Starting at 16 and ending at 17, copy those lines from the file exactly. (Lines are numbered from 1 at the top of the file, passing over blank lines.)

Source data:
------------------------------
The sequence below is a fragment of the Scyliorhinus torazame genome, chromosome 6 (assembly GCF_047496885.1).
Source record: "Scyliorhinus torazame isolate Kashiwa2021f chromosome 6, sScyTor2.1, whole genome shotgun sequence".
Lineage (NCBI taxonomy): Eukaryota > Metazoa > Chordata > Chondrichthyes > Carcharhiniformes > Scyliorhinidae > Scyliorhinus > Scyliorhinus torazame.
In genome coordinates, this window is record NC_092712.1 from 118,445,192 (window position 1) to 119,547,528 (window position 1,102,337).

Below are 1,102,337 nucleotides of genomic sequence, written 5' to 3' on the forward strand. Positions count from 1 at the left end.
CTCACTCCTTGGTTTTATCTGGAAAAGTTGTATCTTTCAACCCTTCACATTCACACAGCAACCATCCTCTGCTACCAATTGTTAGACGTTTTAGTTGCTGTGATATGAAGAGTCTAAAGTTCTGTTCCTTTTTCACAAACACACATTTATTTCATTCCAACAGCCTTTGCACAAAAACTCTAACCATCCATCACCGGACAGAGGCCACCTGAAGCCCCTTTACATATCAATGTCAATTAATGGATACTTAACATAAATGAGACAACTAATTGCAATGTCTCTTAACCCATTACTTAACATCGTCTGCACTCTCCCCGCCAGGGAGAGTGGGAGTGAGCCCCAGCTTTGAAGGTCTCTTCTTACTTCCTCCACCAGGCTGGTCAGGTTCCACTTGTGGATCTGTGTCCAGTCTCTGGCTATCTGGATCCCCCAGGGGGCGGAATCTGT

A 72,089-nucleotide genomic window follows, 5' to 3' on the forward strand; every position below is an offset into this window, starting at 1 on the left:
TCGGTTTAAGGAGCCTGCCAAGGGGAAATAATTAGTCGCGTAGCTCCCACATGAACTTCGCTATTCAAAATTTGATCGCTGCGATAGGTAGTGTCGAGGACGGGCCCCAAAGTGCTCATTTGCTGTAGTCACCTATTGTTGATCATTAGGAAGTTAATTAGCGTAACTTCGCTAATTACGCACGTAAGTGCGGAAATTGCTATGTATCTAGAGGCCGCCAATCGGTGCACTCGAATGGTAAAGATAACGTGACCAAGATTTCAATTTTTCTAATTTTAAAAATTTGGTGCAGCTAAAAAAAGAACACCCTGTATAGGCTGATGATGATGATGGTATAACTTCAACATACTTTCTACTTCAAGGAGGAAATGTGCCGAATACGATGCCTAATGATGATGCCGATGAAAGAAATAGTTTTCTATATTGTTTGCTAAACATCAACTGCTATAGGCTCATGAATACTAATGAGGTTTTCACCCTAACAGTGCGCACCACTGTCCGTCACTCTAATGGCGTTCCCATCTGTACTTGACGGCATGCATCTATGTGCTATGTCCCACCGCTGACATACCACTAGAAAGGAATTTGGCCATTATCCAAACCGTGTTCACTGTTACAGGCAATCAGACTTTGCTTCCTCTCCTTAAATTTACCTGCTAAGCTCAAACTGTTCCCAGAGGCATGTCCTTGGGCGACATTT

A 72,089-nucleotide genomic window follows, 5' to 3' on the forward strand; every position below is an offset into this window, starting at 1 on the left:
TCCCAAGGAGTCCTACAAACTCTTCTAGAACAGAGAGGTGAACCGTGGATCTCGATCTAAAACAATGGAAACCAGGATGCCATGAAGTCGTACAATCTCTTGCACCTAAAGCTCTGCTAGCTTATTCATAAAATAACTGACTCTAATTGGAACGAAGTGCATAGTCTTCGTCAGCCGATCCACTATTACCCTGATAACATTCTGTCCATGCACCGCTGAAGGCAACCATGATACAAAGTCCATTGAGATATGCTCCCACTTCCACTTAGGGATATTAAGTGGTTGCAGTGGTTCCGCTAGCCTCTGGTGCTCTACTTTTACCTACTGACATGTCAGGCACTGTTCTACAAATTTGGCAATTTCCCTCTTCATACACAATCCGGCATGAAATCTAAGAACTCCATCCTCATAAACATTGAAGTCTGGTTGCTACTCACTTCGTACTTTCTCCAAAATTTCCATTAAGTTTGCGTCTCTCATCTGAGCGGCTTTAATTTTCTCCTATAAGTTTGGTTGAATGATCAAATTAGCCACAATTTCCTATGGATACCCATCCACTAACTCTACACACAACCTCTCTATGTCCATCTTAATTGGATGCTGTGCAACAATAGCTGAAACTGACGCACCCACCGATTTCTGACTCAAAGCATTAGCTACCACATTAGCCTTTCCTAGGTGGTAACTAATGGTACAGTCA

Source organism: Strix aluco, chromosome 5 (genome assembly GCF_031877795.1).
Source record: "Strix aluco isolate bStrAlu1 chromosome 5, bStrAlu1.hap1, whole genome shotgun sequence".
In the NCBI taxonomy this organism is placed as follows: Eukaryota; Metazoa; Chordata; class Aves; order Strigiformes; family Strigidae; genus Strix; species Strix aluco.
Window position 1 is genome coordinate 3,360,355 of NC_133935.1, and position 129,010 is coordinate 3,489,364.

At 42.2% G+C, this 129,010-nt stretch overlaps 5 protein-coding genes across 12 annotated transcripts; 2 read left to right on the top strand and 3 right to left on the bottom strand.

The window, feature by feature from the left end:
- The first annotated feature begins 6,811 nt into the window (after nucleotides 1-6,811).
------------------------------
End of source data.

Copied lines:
The window, feature by feature from the left end:
- The first annotated feature begins 6,811 nt into the window (after nucleotides 1-6,811).